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relationships. I have friends who own production companies and I have friends who
work at the cable networks and I just keep in touch with them. I say, ‘what do you
have?’ Sometimes I was a little prideful and didn’t want to say I needed more work
because I never had to ask for gigs before. Now I’m like just say it, get work and
move on. There are places like Realitystaff.com (http://www.realitystaff.com/) that
post reality TV jobs that I check everyway when I am looking for work. They’re
looking for people who want to work on a reality series like “Real Housewives of New
Jersey” any reality show that doesn’t have somebody. When I was looking for
editors for my show, I put an ad there. When I was looking for a PA, I told out editors
I was looking for a PA but we also put an ad in realitystaff.com. We hired a PA
through word-of-mouth, not through the ad but we did both because we need to
make it happen fast. I find that my work comes from people I’ve worked with before
who understand what I do and who have respect for me and I have respect for them.
Kate Farrell (Executive Producer WE-tv): Immediacy Trumps Proximity;
Companies Still Want You On Location
Now, she has moved back to the city and is working at WE-Tv again on a full time basis as
an executive producer. Kate talks about that decision:
I moved to the Hudson Valley as a personal choice. At the time, I could work from
home but once I wanted to get back into TV, I found that I needed to be in NYC
again.” For an onsite job, the question of can you get there immediately became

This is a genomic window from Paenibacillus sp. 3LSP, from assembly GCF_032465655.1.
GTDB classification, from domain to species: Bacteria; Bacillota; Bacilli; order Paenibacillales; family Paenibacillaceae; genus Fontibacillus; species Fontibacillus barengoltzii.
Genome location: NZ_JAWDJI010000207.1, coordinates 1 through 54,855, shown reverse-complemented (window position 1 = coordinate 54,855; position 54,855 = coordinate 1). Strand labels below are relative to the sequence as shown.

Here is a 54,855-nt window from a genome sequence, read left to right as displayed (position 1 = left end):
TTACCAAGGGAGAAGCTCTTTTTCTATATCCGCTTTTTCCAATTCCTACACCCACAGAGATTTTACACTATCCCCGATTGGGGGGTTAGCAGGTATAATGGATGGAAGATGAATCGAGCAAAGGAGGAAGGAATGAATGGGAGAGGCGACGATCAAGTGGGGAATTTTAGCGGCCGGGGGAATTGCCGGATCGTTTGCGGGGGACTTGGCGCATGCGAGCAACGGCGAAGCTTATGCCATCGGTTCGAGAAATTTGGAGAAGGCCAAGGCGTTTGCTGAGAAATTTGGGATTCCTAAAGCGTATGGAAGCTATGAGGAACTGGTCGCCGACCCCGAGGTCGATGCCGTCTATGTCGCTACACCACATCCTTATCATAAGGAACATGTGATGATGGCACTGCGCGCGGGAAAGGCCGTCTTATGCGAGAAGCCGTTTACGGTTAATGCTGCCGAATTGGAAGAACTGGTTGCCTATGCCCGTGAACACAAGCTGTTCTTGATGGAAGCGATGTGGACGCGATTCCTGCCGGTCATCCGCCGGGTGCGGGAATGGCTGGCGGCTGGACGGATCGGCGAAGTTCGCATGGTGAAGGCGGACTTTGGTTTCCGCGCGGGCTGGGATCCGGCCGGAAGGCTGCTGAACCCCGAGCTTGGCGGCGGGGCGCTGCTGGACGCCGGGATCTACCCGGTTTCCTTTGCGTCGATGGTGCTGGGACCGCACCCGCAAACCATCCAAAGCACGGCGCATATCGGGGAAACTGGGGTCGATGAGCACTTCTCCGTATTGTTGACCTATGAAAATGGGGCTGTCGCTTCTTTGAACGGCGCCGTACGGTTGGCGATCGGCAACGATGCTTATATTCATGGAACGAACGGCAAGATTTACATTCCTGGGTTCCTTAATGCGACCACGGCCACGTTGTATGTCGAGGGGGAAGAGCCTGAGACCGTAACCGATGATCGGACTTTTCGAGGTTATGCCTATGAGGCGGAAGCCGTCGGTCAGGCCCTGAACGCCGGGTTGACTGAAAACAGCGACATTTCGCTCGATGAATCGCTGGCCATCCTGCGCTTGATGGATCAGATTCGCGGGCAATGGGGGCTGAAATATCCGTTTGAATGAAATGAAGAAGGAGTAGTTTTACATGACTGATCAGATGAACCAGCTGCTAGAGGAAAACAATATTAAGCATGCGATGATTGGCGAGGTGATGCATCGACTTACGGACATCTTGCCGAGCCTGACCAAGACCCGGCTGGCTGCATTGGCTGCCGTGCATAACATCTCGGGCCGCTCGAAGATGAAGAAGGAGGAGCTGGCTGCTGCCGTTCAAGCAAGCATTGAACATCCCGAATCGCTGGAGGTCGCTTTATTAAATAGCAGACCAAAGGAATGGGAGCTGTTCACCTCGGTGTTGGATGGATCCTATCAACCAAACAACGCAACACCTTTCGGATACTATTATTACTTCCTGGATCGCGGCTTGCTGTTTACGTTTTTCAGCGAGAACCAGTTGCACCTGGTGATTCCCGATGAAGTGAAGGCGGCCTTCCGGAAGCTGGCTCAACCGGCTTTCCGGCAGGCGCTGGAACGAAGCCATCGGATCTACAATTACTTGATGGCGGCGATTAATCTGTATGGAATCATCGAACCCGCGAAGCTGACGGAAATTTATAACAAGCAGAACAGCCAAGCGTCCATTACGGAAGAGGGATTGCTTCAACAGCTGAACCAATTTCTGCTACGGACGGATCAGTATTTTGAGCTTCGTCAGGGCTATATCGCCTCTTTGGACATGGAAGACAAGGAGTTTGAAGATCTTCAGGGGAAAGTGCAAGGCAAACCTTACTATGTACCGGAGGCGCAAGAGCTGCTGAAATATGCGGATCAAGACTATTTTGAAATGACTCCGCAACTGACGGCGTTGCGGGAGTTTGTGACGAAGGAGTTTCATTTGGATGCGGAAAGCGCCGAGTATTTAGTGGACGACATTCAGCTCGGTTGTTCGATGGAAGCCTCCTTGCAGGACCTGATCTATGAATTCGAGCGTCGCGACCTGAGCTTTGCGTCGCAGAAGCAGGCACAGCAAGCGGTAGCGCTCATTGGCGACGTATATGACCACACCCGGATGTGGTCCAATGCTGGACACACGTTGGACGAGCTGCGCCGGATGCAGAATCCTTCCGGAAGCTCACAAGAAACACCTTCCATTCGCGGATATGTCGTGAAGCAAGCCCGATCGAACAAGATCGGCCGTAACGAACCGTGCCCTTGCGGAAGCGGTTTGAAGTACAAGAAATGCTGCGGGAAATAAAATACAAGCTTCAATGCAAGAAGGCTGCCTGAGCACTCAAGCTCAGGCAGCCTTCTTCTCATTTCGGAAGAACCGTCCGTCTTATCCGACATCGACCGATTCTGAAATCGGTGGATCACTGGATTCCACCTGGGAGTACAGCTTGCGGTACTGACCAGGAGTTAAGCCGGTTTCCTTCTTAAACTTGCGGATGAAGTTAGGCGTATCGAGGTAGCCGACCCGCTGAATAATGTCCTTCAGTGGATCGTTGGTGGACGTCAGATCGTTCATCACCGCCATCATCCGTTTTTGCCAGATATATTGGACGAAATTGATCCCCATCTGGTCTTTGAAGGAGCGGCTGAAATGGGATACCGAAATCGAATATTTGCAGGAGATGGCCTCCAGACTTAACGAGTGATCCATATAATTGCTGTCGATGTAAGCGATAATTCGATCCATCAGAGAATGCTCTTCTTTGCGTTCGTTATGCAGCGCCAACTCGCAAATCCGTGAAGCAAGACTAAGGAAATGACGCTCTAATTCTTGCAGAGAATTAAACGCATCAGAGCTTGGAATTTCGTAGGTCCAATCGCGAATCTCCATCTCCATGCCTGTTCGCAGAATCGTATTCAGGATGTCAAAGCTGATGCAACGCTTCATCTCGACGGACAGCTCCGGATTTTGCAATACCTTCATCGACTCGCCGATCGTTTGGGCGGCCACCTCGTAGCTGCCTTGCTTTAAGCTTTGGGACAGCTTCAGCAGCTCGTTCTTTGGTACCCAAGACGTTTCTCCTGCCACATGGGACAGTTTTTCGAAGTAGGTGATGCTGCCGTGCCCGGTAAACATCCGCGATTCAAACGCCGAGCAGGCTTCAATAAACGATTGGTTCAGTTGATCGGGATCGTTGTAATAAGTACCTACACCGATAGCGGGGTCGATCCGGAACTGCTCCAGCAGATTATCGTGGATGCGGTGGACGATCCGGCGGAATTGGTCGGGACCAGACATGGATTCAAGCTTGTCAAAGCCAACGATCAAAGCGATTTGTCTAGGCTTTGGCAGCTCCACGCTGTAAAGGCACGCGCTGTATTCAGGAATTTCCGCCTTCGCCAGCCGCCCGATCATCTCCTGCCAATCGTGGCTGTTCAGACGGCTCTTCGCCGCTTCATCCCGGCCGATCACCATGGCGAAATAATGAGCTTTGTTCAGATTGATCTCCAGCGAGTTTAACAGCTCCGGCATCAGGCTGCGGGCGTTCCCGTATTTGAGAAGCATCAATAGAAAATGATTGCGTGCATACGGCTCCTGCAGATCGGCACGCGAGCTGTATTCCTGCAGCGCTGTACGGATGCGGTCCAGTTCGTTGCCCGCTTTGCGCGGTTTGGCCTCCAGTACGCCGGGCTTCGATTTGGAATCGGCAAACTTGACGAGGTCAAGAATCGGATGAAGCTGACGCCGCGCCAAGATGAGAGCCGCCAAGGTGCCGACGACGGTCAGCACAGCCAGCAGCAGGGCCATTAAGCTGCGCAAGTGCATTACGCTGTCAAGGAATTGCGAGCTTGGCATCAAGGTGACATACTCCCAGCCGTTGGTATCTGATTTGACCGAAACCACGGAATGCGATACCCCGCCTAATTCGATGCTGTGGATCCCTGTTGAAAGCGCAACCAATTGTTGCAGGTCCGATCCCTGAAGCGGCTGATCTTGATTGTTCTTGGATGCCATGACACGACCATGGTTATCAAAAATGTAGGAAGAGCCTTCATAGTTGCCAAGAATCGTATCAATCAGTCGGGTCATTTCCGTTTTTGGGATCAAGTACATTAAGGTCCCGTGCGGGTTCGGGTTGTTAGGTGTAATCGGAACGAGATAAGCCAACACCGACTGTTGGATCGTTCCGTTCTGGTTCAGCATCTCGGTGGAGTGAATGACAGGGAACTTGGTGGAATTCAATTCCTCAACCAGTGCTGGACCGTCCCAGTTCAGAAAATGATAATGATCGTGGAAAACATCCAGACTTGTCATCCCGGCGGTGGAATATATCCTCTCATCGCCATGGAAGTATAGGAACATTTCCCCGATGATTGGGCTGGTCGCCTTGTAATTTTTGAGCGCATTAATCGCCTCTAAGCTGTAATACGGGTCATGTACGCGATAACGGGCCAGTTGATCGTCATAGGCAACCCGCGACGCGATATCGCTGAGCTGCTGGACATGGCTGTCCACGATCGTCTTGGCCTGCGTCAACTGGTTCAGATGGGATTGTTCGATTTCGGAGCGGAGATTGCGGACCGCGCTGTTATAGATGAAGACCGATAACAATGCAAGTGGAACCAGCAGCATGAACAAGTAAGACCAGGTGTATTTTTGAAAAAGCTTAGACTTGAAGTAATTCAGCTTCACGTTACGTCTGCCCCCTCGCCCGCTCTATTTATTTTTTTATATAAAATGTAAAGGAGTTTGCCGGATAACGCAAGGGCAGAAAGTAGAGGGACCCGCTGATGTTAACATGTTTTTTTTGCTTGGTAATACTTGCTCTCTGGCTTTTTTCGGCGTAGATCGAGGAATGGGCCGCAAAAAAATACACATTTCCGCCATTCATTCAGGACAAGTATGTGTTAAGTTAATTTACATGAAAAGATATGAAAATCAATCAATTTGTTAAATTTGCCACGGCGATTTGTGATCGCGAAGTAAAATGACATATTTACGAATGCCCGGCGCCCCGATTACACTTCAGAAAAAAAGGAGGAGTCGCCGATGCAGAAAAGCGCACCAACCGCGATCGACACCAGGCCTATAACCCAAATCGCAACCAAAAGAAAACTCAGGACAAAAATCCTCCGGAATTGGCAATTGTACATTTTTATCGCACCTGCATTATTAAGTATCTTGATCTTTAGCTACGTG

more important than proximity for Kate’s employers and she notes, “For awhile at
least from my perspective, certain companies were allowing people to work from
home but I think I’ve heard a little bit of a shift. . .that they want people to be in the
jobs and I’m not talking production jobs. I’m talking corporate or working for a
cable company or network. They’re not as happy with people working from home.
Sheryl White (Copywriter): Transitioning To A More Virtual Work Style
For a long time, Sheryl had an apartment in New York City and a home in Woodstock, New
York where she would retreat. She was hesitant about moving because virtual work was
not as commonplace as people anticipated. Sheryl provided the example of a campaign
for global computer campaign and how they wanted her to work at the corporate office in
NYC:
I like to be left on my own. I can get more a lot more done --- especially if it’s in the
writing phase. I worked at major global agency freelance. They normally wanted
me there. They were paying me $700 maybe $500 a day. It was a while ago. They
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